1994 was a bittersweet year for Nirvana. They released one of their most diverse albums - "In Utero." It quited complaints about their breakthrough "Nevermind" album sounding too mainstream. "In Utero" featured hits like "Serve the Servants," "Rape Me," "Pennyroyal Tea," "All Apologies," "Heart-Shaped Box," and more. In addition to that album, Nirvana also participated in one of the most popular editions of MTV's "Unplugged" series. Stripping down their sound and showing their true ability as musicians, Nirvana opened themselves up to new opportunities and new exposure.
Nirvana was on top of the world. And then Kurt Cobain killed himself.
We're not going to go into the conspiracy theories here, but the widely-accepted story is that Kurt Cobain disappeared on a several-day-long heroin bender, then shot himself in the head with a shotgun.
Kurt Cobain and Nirvana left behind a rich legacy as the voice of an angst-ridden generation of early 90's youth. With the success of their "In Utero" album and the widespread acclaim they were winning over for their "Unplugged" performance, they were opening themselves up to becoming one of the biggest bands of the decade. As it stands now, they were huge for a very short period of time.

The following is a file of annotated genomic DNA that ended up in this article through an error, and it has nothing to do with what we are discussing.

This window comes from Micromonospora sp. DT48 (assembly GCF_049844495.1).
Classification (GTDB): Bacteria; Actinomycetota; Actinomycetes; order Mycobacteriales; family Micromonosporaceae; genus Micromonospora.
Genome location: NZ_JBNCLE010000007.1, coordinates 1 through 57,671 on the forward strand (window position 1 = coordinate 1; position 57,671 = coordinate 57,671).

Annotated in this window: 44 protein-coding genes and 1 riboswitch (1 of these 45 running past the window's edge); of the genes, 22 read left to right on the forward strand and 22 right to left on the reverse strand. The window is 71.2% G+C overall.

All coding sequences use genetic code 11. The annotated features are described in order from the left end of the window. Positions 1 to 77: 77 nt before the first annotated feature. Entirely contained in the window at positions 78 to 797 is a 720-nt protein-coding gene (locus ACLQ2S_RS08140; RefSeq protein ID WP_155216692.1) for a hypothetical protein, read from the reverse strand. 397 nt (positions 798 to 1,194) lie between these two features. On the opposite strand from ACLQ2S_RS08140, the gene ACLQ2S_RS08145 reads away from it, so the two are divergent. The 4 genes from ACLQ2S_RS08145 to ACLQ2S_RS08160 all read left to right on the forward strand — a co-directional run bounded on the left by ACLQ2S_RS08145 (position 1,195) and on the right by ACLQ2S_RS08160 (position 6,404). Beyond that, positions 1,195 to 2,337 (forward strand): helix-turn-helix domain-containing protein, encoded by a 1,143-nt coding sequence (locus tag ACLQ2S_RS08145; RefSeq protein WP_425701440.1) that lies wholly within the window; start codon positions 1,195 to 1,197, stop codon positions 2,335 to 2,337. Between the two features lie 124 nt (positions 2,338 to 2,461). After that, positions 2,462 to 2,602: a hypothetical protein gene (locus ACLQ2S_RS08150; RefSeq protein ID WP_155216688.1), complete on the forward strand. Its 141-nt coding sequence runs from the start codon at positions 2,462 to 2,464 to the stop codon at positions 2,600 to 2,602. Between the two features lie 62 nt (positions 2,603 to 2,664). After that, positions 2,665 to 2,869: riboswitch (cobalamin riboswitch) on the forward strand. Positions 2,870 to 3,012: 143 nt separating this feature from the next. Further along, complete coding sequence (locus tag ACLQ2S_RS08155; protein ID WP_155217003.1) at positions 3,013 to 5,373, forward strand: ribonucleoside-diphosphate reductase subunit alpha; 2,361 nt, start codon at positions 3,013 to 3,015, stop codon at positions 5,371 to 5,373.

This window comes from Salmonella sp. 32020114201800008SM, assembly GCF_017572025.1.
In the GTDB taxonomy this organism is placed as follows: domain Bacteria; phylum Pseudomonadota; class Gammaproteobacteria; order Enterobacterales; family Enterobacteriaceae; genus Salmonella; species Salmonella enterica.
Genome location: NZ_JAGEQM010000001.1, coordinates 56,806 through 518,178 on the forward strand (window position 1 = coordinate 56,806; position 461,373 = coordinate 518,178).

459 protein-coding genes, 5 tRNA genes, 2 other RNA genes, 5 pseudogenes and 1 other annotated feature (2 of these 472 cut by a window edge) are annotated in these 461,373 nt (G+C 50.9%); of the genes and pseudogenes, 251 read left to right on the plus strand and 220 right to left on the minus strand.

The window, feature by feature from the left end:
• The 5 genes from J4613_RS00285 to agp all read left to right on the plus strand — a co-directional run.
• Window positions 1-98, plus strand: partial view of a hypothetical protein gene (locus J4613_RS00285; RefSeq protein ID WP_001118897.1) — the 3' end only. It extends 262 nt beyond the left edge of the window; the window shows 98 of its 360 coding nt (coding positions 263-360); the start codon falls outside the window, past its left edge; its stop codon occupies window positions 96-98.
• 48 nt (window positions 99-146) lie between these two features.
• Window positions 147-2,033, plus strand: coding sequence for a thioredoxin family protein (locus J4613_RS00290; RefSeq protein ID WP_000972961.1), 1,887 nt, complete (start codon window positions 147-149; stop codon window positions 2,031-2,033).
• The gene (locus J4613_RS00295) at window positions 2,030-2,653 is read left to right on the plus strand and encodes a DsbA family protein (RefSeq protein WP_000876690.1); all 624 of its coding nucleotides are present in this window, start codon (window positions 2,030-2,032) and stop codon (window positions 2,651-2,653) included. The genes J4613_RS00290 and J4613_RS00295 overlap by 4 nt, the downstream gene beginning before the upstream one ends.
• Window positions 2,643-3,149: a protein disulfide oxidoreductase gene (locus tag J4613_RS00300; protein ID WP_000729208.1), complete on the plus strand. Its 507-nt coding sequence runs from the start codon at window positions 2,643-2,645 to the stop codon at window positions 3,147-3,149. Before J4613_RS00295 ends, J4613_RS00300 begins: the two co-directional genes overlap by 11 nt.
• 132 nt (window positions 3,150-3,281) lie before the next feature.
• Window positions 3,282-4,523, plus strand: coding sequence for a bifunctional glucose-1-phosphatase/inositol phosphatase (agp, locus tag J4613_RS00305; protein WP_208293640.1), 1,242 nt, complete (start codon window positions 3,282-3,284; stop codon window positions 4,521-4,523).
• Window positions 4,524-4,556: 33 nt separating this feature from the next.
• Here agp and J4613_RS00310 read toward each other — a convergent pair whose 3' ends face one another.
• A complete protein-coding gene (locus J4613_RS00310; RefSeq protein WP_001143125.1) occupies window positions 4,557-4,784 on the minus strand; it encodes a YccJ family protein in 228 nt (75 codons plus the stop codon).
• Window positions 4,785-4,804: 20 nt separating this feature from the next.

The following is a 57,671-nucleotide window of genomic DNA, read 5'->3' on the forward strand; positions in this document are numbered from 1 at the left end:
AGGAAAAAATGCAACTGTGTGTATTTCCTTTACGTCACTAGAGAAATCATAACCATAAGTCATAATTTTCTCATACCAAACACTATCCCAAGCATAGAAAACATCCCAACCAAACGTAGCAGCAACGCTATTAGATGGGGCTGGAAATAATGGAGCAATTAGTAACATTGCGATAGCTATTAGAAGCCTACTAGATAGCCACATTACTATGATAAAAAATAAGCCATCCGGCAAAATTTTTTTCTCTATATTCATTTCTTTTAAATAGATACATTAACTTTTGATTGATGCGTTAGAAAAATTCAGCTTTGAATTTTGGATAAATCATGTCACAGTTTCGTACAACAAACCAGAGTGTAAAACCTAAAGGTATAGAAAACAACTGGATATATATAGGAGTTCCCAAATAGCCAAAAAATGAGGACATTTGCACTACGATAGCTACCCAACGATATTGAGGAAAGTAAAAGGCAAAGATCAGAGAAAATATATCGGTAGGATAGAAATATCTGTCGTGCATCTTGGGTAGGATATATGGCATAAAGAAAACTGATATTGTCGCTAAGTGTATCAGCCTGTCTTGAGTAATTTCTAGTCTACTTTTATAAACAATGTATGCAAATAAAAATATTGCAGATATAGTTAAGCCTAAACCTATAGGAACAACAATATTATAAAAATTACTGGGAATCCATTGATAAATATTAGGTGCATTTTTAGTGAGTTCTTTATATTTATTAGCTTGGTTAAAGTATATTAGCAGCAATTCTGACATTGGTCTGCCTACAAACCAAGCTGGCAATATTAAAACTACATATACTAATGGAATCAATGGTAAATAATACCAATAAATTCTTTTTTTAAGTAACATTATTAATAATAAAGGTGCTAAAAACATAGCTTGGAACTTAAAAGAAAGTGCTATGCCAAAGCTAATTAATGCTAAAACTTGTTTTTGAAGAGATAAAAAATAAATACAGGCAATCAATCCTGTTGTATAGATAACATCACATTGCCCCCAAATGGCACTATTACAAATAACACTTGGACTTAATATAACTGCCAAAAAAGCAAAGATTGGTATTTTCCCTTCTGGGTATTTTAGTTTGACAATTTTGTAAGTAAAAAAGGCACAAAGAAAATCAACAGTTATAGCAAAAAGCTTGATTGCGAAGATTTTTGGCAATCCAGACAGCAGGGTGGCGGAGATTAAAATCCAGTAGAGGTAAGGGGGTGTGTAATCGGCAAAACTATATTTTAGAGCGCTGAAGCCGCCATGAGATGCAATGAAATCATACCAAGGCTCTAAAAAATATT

Some of their music doesn't quite stand the test of time. A lot of it does. One of the last things Nirvana did musically was their "Unplugged" performance. The final song from their set is a cover of a 1940's blues song by Leadbelly. Nirvana's performance of "Where Did You Sleep Last Night" really shows the depth that this band had. They were a lot more than loud grunge. They were musicians and they were good.
They could have been one of the greatest bands of all time, if whatever happened to Kurt Cobain that fateful day hadn't happened. Now, history will show that they were an important band that could have achieved so much more.